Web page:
By Sean Daniels; Directed by Sheryl Kaller
Produced by Arizona Theatre Company, Tom Kirdahy, and Hunter Arnold
Off Broadway, Play
Runs through 10.26.19
59E59 Theatre, 59 East 59th Street
by Adrienne Urbanski on 10.21.19
Genesis Oliver, Joe Tapper, and Finnerty Steeves in White Chip. Photo by Carol Rosegg.
BOTTOM LINE: This moving and sardonically funny drama explores the true story of playwright Sean Daniels' struggle with alcoholism.
At Alcoholics’ Anonymous, a white chip symbolizes someone who is newly sober or someone who is trying to become sober again after a relapse. In The White Chip, the main character, Steven (Joe Tapper), relapses again and again with many new starts on his road to recovery. In one scene, he is handed white chips over and over again until he can pour handfuls of them from one bowl into another. He repeatedly hits rock bottom only to discover that he still has even lower to go.
Steven has his first encounter with alcohol as a twelve-year-old struggling to deal with the disorienting rituals of his Mormon family. He takes his first few sips of beer and is immediately hooked. “A lifetime love affair has begun,” he announces. A regular routine of heavy drinking follows him all through high school and college and eventually into the world of regional theater where he makes his name as artistic director for a fledgling company. For a while Steven is a huge success and manages to be a high-functioning alcoholic, starting off his day with a bottle of Diet Coke mixed with vodka. As most social functions in his home state of Kentucky seem to revolve around ever-flowing bourbon and mint juleps, Steven is the life of the party, forwarding his career as he plies those at the top with his liquored-up wit. When his father is diagnosed with Parkinson’s, he uses it as another excuse to drink himself into oblivion and distance himself from his family. His wake-up call begins when he drives himself into a telephone pole, narrowly avoiding killing himself or another driver.
Based on playwright Seth Daniels’ life story, much of The White Chip is presentational in style, with Steven directly addressing the audience as he explains key moments from his life. With chalk in hand, schoolteacher style, he and his fellow actors use a blackboard to explain such concepts as "how to hide your alcoholism at work" and "being baptized for the dead" in the Mormon church. Steven also gets on his knees and writes out in chalk on stage key references from the story, as though he is making sense of his own timeline. Supporting cast Genesis Oliver and Finnerty Steeves take on many roles throughout the show's duration, skillfully jumping from character to character without missing a beat, using props and clothing to denote their ever-changing roles. Oliver in particular shows great range and a knack for comedy, especially when playing a former Air Force officer-turned-preacher and addiction specialist who urges Steven to turn to prayer and to a higher power.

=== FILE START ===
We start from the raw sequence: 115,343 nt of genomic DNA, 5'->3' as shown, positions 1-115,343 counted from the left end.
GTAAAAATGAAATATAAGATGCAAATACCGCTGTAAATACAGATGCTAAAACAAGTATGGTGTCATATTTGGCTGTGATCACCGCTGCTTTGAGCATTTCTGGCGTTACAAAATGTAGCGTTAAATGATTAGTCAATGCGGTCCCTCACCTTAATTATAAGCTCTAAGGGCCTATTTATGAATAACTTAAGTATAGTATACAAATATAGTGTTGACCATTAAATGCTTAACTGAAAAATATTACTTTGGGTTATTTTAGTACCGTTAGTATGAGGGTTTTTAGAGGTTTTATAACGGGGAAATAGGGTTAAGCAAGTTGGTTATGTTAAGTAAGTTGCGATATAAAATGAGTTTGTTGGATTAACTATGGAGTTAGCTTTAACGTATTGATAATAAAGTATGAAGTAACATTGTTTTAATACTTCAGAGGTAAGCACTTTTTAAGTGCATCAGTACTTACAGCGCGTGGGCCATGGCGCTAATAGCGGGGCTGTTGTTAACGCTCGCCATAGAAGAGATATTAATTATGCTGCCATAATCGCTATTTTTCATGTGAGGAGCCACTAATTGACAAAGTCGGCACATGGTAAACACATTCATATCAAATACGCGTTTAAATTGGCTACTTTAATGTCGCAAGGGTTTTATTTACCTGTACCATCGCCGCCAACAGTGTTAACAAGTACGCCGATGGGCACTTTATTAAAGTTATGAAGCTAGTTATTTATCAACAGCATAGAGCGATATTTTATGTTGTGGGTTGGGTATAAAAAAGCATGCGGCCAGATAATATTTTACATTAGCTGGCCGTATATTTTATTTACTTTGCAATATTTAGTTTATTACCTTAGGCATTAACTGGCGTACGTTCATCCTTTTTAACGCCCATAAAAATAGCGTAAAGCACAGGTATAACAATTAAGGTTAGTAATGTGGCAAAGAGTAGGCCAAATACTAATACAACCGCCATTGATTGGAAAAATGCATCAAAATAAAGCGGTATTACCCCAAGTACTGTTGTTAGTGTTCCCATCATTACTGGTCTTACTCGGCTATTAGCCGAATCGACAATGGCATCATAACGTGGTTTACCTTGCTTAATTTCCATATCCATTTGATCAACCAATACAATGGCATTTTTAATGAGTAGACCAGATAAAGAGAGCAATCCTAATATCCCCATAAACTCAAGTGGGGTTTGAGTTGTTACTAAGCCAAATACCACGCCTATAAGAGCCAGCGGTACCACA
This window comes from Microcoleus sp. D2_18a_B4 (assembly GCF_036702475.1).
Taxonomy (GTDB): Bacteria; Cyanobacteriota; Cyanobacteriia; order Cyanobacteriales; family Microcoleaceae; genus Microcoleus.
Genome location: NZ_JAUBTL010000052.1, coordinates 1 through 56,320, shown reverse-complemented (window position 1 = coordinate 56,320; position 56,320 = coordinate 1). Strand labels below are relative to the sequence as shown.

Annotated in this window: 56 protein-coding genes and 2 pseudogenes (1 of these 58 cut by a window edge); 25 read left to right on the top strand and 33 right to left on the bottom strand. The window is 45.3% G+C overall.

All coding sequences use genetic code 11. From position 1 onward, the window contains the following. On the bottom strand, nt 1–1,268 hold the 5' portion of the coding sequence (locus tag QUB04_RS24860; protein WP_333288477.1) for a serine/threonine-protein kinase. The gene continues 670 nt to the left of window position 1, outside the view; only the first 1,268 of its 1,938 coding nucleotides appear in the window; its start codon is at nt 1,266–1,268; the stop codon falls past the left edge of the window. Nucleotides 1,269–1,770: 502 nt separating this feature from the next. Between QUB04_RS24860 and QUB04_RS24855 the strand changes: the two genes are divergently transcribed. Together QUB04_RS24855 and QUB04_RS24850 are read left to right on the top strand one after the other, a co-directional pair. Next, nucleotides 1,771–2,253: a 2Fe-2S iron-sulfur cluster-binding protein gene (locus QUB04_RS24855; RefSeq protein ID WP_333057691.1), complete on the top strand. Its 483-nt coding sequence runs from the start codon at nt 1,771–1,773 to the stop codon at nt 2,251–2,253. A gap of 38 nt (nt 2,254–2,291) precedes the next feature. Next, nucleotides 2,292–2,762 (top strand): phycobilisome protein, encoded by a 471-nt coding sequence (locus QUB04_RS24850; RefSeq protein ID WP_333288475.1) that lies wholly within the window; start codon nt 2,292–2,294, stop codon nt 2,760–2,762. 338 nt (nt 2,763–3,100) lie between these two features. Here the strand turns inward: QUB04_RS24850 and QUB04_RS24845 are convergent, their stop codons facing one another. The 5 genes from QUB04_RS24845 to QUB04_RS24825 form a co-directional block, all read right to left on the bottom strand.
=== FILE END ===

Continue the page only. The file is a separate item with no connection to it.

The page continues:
While recovery narratives may be a familiar terrain, The White Chip stands out due to Daniels’ preference for honesty and nuance over preachiness and sentimentality. Plumbing his own past demons for material, he appealingly fills his script with self-deprecation and gallows humor. Joe Tapper shines as he drolly delivers the text’s deadpan humor while also navigating the more emotional scenes with understated authenticity. The production’s minimalist sets provide focus to Daniels' skillful writing and Tapper’s enigmatic performance. In the end Steven makes it to sobriety, not through religion, but through science. He learns about the brain chemistry that makes him crave a drink and just how long it will take for his brain to regain balance and produce normal levels of dopamine without the aid of alcohol. But his happy ending is not a perfect upwards arc, as Steven still acknowledges that his desire to drink will never fully disappear.
(The White Chip plays at 59E59 Theaters, 59 East 59th Street, through October 26, 2019. The running time is 1 hour 30 minutes without an intermission. Performances are Tuesdays through Fridays at 7:15 and Saturdays at 2:15 and 7:15. Tickets are $38.50 and are available at 59e59.org or by calling 646-892-7999.)
The White Chip is by Sean Daniels. Directed by Sheryl Kaller. Set Design by Lawrence E. Moten III. Lighting Design by Rachel Fae Szymanski. Sound Design by Leon Rothenberg. Stage Manager is Kristi Hess.
The cast is Finnerty Steeves, Genesis Oliver, and Joe Tapper.